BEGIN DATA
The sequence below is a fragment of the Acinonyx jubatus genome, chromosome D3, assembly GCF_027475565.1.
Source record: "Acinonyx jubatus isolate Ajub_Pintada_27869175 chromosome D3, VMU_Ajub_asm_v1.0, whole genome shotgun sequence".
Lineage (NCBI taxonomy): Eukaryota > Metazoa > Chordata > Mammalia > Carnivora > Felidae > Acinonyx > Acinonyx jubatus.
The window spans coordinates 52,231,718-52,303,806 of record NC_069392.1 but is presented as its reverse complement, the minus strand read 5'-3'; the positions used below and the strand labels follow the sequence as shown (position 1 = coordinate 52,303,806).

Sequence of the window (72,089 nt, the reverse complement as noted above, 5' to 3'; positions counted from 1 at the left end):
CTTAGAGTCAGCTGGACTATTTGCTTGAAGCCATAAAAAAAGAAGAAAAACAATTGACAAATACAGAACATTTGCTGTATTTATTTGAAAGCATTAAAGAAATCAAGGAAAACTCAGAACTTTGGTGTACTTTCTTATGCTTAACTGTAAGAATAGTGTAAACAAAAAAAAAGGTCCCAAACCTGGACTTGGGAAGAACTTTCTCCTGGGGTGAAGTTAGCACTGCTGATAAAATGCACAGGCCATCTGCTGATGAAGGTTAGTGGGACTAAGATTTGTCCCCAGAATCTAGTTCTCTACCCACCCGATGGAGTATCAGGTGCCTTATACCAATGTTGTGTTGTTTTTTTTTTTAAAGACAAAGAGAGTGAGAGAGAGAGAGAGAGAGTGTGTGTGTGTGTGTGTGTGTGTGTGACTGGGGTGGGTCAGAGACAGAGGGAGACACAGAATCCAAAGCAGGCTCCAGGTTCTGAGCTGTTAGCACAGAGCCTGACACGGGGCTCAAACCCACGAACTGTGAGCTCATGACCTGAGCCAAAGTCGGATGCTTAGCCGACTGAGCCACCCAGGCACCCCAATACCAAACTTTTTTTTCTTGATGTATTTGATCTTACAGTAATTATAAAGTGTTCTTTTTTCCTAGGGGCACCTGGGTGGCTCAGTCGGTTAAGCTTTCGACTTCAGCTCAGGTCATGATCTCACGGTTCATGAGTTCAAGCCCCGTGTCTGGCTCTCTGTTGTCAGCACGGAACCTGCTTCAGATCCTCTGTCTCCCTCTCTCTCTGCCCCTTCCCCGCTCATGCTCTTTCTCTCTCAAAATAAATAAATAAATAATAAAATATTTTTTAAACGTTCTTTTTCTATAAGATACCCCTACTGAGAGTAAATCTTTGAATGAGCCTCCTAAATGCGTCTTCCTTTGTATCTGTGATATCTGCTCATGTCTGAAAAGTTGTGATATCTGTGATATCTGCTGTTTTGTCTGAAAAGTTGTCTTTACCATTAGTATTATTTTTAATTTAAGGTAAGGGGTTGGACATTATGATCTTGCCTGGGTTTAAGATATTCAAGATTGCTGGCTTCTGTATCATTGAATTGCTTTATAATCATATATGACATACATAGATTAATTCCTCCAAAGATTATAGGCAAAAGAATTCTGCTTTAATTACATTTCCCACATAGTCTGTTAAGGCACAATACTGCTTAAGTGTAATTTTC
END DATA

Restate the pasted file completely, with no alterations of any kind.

The sequence below is a fragment of the Acinonyx jubatus genome, chromosome D3, assembly GCF_027475565.1.
Source record: "Acinonyx jubatus isolate Ajub_Pintada_27869175 chromosome D3, VMU_Ajub_asm_v1.0, whole genome shotgun sequence".
Lineage (NCBI taxonomy): Eukaryota > Metazoa > Chordata > Mammalia > Carnivora > Felidae > Acinonyx > Acinonyx jubatus.
The window spans coordinates 52,231,718-52,303,806 of record NC_069392.1 but is presented as its reverse complement, the minus strand read 5'-3'; the positions used below and the strand labels follow the sequence as shown (position 1 = coordinate 52,303,806).

Sequence of the window (72,089 nt, the reverse complement as noted above, 5' to 3'; positions counted from 1 at the left end):
CTTAGAGTCAGCTGGACTATTTGCTTGAAGCCATAAAAAAAGAAGAAAAACAATTGACAAATACAGAACATTTGCTGTATTTATTTGAAAGCATTAAAGAAATCAAGGAAAACTCAGAACTTTGGTGTACTTTCTTATGCTTAACTGTAAGAATAGTGTAAACAAAAAAAAAGGTCCCAAACCTGGACTTGGGAAGAACTTTCTCCTGGGGTGAAGTTAGCACTGCTGATAAAATGCACAGGCCATCTGCTGATGAAGGTTAGTGGGACTAAGATTTGTCCCCAGAATCTAGTTCTCTACCCACCCGATGGAGTATCAGGTGCCTTATACCAATGTTGTGTTGTTTTTTTTTTTAAAGACAAAGAGAGTGAGAGAGAGAGAGAGAGAGTGTGTGTGTGTGTGTGTGTGTGTGTGACTGGGGTGGGTCAGAGACAGAGGGAGACACAGAATCCAAAGCAGGCTCCAGGTTCTGAGCTGTTAGCACAGAGCCTGACACGGGGCTCAAACCCACGAACTGTGAGCTCATGACCTGAGCCAAAGTCGGATGCTTAGCCGACTGAGCCACCCAGGCACCCCAATACCAAACTTTTTTTTCTTGATGTATTTGATCTTACAGTAATTATAAAGTGTTCTTTTTTCCTAGGGGCACCTGGGTGGCTCAGTCGGTTAAGCTTTCGACTTCAGCTCAGGTCATGATCTCACGGTTCATGAGTTCAAGCCCCGTGTCTGGCTCTCTGTTGTCAGCACGGAACCTGCTTCAGATCCTCTGTCTCCCTCTCTCTCTGCCCCTTCCCCGCTCATGCTCTTTCTCTCTCAAAATAAATAAATAAATAATAAAATATTTTTTAAACGTTCTTTTTCTATAAGATACCCCTACTGAGAGTAAATCTTTGAATGAGCCTCCTAAATGCGTCTTCCTTTGTATCTGTGATATCTGCTCATGTCTGAAAAGTTGTGATATCTGTGATATCTGCTGTTTTGTCTGAAAAGTTGTCTTTACCATTAGTATTATTTTTAATTTAAGGTAAGGGGTTGGACATTATGATCTTGCCTGGGTTTAAGATATTCAAGATTGCTGGCTTCTGTATCATTGAATTGCTTTATAATCATATATGACATACATAGATTAATTCCTCCAAAGATTATAGGCAAAAGAATTCTGCTTTAATTACATTTCCCACATAGTCTGTTAAGGCACAATACTGCTTAAGTGTAATTTTC